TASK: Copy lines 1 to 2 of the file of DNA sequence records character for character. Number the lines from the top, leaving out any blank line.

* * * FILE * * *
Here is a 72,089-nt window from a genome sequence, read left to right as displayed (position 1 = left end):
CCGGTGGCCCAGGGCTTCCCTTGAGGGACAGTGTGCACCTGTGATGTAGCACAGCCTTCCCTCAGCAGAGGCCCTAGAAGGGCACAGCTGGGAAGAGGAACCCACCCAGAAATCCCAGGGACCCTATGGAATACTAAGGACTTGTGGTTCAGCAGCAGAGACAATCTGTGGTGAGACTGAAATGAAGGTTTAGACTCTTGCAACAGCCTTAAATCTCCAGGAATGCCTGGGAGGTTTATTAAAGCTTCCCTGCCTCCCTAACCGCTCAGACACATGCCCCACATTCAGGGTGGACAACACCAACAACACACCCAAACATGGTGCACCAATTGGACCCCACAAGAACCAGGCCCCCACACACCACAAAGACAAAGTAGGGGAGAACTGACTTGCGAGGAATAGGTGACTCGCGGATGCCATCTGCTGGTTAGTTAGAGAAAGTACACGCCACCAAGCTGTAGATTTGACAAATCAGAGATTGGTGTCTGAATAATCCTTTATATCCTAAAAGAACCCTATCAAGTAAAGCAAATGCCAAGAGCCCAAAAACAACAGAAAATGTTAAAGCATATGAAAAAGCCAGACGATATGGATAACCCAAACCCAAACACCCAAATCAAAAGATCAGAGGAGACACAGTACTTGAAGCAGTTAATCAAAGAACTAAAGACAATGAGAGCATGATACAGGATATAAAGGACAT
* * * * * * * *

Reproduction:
Here is a 72,089-nt window from a genome sequence, read left to right as displayed (position 1 = left end):
CCGGTGGCCCAGGGCTTCCCTTGAGGGACAGTGTGCACCTGTGATGTAGCACAGCCTTCCCTCAGCAGAGGCCCTAGAAGGGCACAGCTGGGAAGAGGAACCCACCCAGAAATCCCAGGGACCCTATGGAATACTAAGGACTTGTGGTTCAGCAGCAGAGACAATCTGTGGTGAGACTGAAATGAAGGTTTAGACTCTTGCAACAGCCTTAAATCTCCAGGAATGCCTGGGAGGTTTATTAAAGCTTCCCTGCCTCCCTAACCGCTCAGACACATGCCCCACATTCAGGGTGGACAACACCAACAACACACCCAAACATGGTGCACCAATTGGACCCCACAAGAACCAGGCCCCCACACACCACAAAGACAAAGTAGGGGAGAACTGACTTGCGAGGAATAGGTGACTCGCGGATGCCATCTGCTGGTTAGTTAGAGAAAGTACACGCCACCAAGCTGTAGATTTGACAAATCAGAGATTGGTGTCTGAATAATCCTTTATATCCTAAAAGAACCCTATCAAGTAAAGCAAATGCCAAGAGCCCAAAAACAACAGAAAATGTTAAAGCATATGAAAAAGCCAGACGATATGGATAACCCAAACCCAAACACCCAAATCAAAAGATCAGAGGAGACACAGTACTTGAAGCAGTTAATCAAAGAACTAAAGACAATGAGAGCATGATACAGGATATAAAGGACAT